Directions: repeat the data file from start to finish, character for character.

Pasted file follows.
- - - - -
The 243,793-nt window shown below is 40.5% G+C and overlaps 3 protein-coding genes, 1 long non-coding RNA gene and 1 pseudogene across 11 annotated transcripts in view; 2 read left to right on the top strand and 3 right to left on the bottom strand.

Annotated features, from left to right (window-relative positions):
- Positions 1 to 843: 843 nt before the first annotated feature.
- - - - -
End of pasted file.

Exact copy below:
The 243,793-nt window shown below is 40.5% G+C and overlaps 3 protein-coding genes, 1 long non-coding RNA gene and 1 pseudogene across 11 annotated transcripts in view; 2 read left to right on the top strand and 3 right to left on the bottom strand.

Annotated features, from left to right (window-relative positions):
- Positions 1 to 843: 843 nt before the first annotated feature.